Being Poor Taught Me…

My bank account does not define me.

To live without fear regarding finances.

I will always, always, always, have enough.

The difference between an expectation, a want, a need, and a necessity, and how to live peacefully with necessities.

The term “successful” in America is often given to people who accumulate. Not many people would describe me as successful, although I would disagree. I am succeeding at what is important to me right now.

You can always create a meal out of what’s in the cabinets if your creativity isn’t blocked by self-pity.

Hope, creativity, peace & joy are priceless and have nothing to do with money.

We all need help from time to time.

The ladies at the catholic charity food pantry in Fort Worth, TX on Alta Mesa are some of the best people on the planet. You’re getting my money when I’m wealthy.

Regardless of what canned-food drive organizers believe, poor people do not need more dented cans of expired pumpkin.

What the culture defines as beneficial is sometimes harmful, and vice-versa. (To explore this fascinating concept, please read Malcolm Gladwell’s book David & Goliath: http://bit.ly/1s0EibW)

Children who are given hope and peace can also experience character abundance in the midst of financial lack.

The poor feel just as entitled as the wealthy.

Spending $5 foolishly can blow the budget. In other words, I learned how to not waste money…or time.

Often creative solutions are superior to the easy solutions money provides.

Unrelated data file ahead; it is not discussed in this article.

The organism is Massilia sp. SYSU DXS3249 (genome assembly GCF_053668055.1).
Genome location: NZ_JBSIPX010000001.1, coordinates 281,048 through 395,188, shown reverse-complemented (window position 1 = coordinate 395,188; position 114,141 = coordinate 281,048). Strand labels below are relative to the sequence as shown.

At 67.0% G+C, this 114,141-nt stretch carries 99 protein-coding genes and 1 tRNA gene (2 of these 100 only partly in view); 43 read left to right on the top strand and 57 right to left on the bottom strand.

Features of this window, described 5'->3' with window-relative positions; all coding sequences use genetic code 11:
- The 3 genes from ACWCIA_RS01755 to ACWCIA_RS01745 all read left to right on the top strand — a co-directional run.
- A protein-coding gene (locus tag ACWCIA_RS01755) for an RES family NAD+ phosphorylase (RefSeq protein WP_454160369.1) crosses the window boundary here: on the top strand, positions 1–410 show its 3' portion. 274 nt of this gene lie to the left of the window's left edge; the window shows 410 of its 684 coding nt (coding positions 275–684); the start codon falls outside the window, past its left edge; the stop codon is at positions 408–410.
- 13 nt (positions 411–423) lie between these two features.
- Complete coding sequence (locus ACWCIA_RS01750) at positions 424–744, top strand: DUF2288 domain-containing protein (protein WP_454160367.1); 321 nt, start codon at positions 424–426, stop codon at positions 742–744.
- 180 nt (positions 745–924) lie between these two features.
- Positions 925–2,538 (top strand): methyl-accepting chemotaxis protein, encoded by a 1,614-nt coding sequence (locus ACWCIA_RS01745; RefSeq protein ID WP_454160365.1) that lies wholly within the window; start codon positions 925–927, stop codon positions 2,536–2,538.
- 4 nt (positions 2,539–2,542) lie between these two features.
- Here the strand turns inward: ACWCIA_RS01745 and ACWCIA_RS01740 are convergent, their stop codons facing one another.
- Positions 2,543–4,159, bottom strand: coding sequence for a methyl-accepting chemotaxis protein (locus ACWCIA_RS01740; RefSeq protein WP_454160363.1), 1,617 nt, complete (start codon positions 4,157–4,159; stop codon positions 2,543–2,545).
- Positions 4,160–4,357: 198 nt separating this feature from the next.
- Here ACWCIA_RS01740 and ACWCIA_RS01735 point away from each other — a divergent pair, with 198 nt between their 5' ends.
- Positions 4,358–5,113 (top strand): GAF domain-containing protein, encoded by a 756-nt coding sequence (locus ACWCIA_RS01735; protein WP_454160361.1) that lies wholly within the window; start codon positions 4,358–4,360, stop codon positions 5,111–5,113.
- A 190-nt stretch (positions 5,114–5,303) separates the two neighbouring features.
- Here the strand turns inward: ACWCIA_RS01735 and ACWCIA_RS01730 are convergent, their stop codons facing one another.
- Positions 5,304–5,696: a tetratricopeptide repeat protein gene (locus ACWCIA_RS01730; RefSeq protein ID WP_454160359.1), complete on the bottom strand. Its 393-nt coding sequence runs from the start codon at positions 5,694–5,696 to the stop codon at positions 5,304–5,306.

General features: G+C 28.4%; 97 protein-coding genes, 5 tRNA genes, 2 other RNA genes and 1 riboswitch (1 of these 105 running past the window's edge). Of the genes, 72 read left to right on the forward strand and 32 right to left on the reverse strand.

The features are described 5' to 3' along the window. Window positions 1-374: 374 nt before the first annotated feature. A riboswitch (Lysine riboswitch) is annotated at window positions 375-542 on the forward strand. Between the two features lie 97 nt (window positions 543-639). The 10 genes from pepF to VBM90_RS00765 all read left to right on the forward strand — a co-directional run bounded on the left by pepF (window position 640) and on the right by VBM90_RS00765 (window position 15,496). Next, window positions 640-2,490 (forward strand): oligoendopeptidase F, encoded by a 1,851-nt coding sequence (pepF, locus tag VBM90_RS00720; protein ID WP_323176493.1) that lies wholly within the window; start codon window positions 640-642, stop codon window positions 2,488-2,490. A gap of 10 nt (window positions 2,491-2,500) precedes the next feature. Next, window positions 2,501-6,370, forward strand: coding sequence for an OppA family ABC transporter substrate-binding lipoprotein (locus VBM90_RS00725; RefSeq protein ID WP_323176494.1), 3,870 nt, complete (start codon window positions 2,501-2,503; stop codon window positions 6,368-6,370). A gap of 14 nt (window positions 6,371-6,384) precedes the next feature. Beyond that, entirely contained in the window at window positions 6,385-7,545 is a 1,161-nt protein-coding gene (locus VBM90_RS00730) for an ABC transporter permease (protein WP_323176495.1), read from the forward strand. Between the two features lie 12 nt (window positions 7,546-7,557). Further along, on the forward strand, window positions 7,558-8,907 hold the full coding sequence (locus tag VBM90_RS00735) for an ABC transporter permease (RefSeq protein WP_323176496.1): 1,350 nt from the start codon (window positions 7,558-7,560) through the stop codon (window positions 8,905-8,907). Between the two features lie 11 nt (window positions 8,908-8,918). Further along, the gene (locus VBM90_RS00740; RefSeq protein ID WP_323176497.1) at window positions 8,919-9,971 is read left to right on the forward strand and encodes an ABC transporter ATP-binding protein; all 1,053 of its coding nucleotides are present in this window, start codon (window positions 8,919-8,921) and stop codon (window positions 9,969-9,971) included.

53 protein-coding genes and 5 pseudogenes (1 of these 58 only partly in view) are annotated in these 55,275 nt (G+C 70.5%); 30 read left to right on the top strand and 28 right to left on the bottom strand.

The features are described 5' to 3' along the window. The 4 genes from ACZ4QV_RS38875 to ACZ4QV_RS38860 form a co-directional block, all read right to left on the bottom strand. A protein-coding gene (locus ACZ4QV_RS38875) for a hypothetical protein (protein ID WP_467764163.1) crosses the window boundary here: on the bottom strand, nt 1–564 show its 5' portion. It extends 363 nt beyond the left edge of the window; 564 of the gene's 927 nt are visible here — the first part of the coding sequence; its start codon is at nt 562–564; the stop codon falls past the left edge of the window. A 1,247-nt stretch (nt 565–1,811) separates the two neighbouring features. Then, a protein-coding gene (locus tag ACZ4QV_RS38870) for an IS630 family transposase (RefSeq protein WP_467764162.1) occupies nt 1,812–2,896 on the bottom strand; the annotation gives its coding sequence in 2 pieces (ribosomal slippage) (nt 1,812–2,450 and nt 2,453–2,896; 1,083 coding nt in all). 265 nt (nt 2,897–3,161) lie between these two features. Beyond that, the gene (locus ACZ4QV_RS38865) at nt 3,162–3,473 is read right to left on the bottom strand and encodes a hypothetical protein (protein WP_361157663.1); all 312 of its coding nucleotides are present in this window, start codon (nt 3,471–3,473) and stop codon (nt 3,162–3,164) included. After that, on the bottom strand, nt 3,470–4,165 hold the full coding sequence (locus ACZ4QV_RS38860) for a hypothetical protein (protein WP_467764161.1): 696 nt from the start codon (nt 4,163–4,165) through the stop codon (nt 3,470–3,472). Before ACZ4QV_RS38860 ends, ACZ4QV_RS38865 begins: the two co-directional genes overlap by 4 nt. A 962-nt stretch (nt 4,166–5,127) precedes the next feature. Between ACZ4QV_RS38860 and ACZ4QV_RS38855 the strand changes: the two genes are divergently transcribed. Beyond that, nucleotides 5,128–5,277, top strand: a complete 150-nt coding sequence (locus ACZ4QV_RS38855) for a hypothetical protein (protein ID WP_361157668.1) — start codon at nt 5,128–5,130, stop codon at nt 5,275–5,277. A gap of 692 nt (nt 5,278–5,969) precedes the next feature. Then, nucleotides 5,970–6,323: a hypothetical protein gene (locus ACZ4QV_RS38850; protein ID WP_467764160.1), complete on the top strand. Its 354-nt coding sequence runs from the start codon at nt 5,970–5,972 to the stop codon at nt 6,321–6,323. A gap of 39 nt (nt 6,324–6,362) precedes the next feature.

To evaluate someone independently of how he looks. To evaluate someone the way I want to be evaluated, for who I am: valuable, because I’m a human being.

That $20 can provide a family hope, and can mean the difference between eating dinner or going without.

If children happen to answer the phone, credit card companies take advantage of that opportunity to ridicule and shame the parents to their children, then attempt to harass the children.

Why people who are late on their credit card payments don’t answer the phone.

It’s hard to get a job without an address.

It’s hard to get an address without a job.

Money does not make you happy.

Lack of money does not make you unhappy.

I’d rather ride the bus with an authentic poor person than ride in a nice car with a poser.

Stereotypes about the poor in America are inaccurate. Some poor people are bright, educated, hard-working, talented, and free from the mind-numbing system of “getting ahead.”

Providing for your children has little to do with their brand of jeans. Children need hope, training, guidance, wisdom, acceptance, love.

A few parents with a different value system tend to evaluate me as “not doing my job” as a parent because I can’t easily buy some items my children need…until they meet my kids.

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